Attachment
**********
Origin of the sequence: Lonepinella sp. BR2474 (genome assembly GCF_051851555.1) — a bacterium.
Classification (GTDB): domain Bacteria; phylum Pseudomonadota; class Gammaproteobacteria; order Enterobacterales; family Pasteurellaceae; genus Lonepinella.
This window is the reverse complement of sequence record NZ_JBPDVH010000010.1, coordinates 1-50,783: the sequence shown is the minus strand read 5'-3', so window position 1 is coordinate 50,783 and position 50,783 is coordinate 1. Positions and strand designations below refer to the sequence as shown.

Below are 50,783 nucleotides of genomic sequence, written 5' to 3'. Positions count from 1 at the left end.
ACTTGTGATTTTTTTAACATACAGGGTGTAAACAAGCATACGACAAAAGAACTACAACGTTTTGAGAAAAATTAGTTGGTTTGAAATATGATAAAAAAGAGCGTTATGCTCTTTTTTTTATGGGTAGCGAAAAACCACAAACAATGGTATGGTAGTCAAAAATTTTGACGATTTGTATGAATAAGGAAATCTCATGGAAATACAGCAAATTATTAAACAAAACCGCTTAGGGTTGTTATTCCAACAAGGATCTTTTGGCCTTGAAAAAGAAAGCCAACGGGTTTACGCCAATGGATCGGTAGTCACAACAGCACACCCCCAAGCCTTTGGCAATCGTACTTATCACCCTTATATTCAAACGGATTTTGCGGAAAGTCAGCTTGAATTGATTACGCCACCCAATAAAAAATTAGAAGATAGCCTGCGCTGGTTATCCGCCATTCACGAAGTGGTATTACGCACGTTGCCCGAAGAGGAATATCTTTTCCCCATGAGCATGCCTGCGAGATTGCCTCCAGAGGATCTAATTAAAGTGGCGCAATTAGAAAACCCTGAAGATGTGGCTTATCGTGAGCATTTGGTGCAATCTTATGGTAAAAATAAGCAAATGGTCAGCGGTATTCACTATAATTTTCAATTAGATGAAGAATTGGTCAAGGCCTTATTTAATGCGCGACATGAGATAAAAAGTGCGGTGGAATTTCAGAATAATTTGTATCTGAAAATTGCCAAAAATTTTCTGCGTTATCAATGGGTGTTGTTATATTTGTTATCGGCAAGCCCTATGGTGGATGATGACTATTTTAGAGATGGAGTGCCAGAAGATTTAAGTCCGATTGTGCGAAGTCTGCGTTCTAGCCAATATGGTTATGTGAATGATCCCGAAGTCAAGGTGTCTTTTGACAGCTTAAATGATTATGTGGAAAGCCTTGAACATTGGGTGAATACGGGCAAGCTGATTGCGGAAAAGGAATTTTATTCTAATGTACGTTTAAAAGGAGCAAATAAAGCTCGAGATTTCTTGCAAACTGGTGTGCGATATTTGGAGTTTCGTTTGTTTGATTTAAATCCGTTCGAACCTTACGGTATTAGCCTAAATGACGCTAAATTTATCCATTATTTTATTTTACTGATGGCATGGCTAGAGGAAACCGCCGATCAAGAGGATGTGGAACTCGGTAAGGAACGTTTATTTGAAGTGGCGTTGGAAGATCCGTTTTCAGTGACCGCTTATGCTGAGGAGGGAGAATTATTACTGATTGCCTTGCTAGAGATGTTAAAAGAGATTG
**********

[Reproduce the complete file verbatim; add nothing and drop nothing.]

Origin of the sequence: Lonepinella sp. BR2474 (genome assembly GCF_051851555.1) — a bacterium.
Classification (GTDB): domain Bacteria; phylum Pseudomonadota; class Gammaproteobacteria; order Enterobacterales; family Pasteurellaceae; genus Lonepinella.
This window is the reverse complement of sequence record NZ_JBPDVH010000010.1, coordinates 1-50,783: the sequence shown is the minus strand read 5'-3', so window position 1 is coordinate 50,783 and position 50,783 is coordinate 1. Positions and strand designations below refer to the sequence as shown.

Below are 50,783 nucleotides of genomic sequence, written 5' to 3'. Positions count from 1 at the left end.
ACTTGTGATTTTTTTAACATACAGGGTGTAAACAAGCATACGACAAAAGAACTACAACGTTTTGAGAAAAATTAGTTGGTTTGAAATATGATAAAAAAGAGCGTTATGCTCTTTTTTTTATGGGTAGCGAAAAACCACAAACAATGGTATGGTAGTCAAAAATTTTGACGATTTGTATGAATAAGGAAATCTCATGGAAATACAGCAAATTATTAAACAAAACCGCTTAGGGTTGTTATTCCAACAAGGATCTTTTGGCCTTGAAAAAGAAAGCCAACGGGTTTACGCCAATGGATCGGTAGTCACAACAGCACACCCCCAAGCCTTTGGCAATCGTACTTATCACCCTTATATTCAAACGGATTTTGCGGAAAGTCAGCTTGAATTGATTACGCCACCCAATAAAAAATTAGAAGATAGCCTGCGCTGGTTATCCGCCATTCACGAAGTGGTATTACGCACGTTGCCCGAAGAGGAATATCTTTTCCCCATGAGCATGCCTGCGAGATTGCCTCCAGAGGATCTAATTAAAGTGGCGCAATTAGAAAACCCTGAAGATGTGGCTTATCGTGAGCATTTGGTGCAATCTTATGGTAAAAATAAGCAAATGGTCAGCGGTATTCACTATAATTTTCAATTAGATGAAGAATTGGTCAAGGCCTTATTTAATGCGCGACATGAGATAAAAAGTGCGGTGGAATTTCAGAATAATTTGTATCTGAAAATTGCCAAAAATTTTCTGCGTTATCAATGGGTGTTGTTATATTTGTTATCGGCAAGCCCTATGGTGGATGATGACTATTTTAGAGATGGAGTGCCAGAAGATTTAAGTCCGATTGTGCGAAGTCTGCGTTCTAGCCAATATGGTTATGTGAATGATCCCGAAGTCAAGGTGTCTTTTGACAGCTTAAATGATTATGTGGAAAGCCTTGAACATTGGGTGAATACGGGCAAGCTGATTGCGGAAAAGGAATTTTATTCTAATGTACGTTTAAAAGGAGCAAATAAAGCTCGAGATTTCTTGCAAACTGGTGTGCGATATTTGGAGTTTCGTTTGTTTGATTTAAATCCGTTCGAACCTTACGGTATTAGCCTAAATGACGCTAAATTTATCCATTATTTTATTTTACTGATGGCATGGCTAGAGGAAACCGCCGATCAAGAGGATGTGGAACTCGGTAAGGAACGTTTATTTGAAGTGGCGTTGGAAGATCCGTTTTCAGTGACCGCTTATGCTGAGGAGGGAGAATTATTACTGATTGCCTTGCTAGAGATGTTAAAAGAGATTG